Wednesday, July 17, 2013

Final days of Primary school, mark II

Well, that's one exam down, just two more to go. I'm not sure which ones are worrying me more, the ones that require me to retain stacks of information that seems to go on forever, or the one I did yesterday where I had to present 6 different pieces of Montessori apparatus!

On the upside, school is now over for me, so I have three full days to revise and then summer will truly begin next Thursday afternoon.

I've decided to take a break from Facebook for a while this summer. It's the first year where I'm not studying or planning to study, so the only thing I plan to do this year is read lots of books, take lots of photos and enjoy life.

The last weeks of school have been quite an achievement for Master Beehive the younger. He started off last week by opening the school show as Rafiki and (of course I will say this I'm his mum...) he was quite a star! He had fantastic SAT results which spilled over into a wonderful school report and then yesterday he got his trumpet exam results back. He got 127 which is a merit! He was over the moon as were we. It's been a great end to his time at primary school and, looking back over his time in these early years, he's climbed a very long ladder and completely excelled by the end.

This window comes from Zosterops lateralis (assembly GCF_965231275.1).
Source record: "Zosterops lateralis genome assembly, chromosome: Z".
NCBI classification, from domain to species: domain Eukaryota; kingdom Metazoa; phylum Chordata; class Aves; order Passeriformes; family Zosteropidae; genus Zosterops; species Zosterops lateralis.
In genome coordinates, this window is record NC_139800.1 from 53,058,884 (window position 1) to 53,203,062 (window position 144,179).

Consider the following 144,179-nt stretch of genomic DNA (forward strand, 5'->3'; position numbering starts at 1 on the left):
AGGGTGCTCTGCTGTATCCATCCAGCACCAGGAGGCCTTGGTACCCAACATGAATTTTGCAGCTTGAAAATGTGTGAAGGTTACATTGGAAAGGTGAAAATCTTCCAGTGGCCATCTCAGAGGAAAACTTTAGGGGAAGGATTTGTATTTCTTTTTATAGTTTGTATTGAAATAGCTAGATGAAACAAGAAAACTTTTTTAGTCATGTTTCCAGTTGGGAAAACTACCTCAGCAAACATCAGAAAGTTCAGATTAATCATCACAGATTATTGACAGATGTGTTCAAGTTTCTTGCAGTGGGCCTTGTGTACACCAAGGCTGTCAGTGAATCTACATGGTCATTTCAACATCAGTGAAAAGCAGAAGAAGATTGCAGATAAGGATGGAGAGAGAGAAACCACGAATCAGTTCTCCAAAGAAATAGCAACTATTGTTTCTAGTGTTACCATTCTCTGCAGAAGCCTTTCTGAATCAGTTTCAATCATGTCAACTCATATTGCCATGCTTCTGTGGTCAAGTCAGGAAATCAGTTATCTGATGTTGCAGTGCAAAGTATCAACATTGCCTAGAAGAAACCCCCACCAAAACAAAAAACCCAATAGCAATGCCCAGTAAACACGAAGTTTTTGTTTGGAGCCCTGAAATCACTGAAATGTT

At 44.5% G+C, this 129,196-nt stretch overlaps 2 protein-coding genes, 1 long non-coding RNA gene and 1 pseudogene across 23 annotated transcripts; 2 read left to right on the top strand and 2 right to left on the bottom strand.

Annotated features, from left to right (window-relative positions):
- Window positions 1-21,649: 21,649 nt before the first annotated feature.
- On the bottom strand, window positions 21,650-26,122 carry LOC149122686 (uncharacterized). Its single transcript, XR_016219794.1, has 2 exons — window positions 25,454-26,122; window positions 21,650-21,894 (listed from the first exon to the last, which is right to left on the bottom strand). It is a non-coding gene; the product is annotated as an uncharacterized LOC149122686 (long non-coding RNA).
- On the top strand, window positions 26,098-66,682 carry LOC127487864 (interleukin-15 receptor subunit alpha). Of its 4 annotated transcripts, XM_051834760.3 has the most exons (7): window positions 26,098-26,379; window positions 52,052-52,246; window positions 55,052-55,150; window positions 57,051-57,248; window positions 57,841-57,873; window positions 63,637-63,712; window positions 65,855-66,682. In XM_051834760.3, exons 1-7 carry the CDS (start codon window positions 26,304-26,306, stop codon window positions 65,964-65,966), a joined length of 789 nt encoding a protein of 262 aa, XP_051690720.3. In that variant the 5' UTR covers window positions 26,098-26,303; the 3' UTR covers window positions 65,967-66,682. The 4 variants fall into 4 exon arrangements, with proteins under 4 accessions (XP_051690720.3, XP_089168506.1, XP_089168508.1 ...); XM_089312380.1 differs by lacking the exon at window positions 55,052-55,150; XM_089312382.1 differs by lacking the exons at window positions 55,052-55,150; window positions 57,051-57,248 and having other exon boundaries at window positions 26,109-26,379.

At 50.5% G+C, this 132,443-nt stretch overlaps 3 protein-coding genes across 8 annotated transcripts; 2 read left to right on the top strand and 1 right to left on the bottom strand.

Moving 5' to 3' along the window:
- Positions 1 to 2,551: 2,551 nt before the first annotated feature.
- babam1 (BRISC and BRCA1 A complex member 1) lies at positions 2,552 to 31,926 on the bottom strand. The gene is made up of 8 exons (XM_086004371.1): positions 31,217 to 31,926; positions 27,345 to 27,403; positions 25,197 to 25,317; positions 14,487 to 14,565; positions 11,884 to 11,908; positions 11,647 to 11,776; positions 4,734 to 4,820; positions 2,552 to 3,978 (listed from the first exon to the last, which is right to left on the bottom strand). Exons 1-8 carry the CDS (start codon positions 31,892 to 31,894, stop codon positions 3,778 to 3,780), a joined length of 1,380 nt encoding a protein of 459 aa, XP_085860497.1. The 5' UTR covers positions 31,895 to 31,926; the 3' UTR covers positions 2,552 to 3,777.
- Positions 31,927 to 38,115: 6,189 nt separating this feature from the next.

Montessori Casa - Waterloo, Belgium, starting nursery school
He used to cry me off every single day at Casa. I used to watch him standing at the window, tear stained and sad. I never thought he'd settle!

Graduating from nursery aged 5, The Montessori School, Wilton

This young man had a predisposition for lying on the floor and 'observing'. Learning via osmosis was his forte.
He had moments of driving us to distraction with his lack of desire to just do anything much. One valuable lesson he has taught me more than ANY of my children is that I need to have trust in him. He has always been one to do things at the speed in which HE needs to do them. Everything new is done strictly on his terms only, once he decides, then it is done (or my friend, Charisse uses the term, WASA). It has been, possibly, one reason that I have done the Montessori diploma; he has been one of the reasons, he has shown me that it is possible to believe in the child and trust the equipment and they will become those carrots I wrote about oh so many years ago.

Rafiki, about to leave primary school, aged 11.
My gosh young man, you've come so far, you'll fly so high. Believe in yourself and I'll keep believing in you. Keep using those wings my boy xxxx

1 comment:

pansy said...

We are so proud of this young man. He deserves all his success and I have to agree with you about the leaving him at nursery and feeling so awful, as you knew he was crying out for you. He will always tug at our heart strings.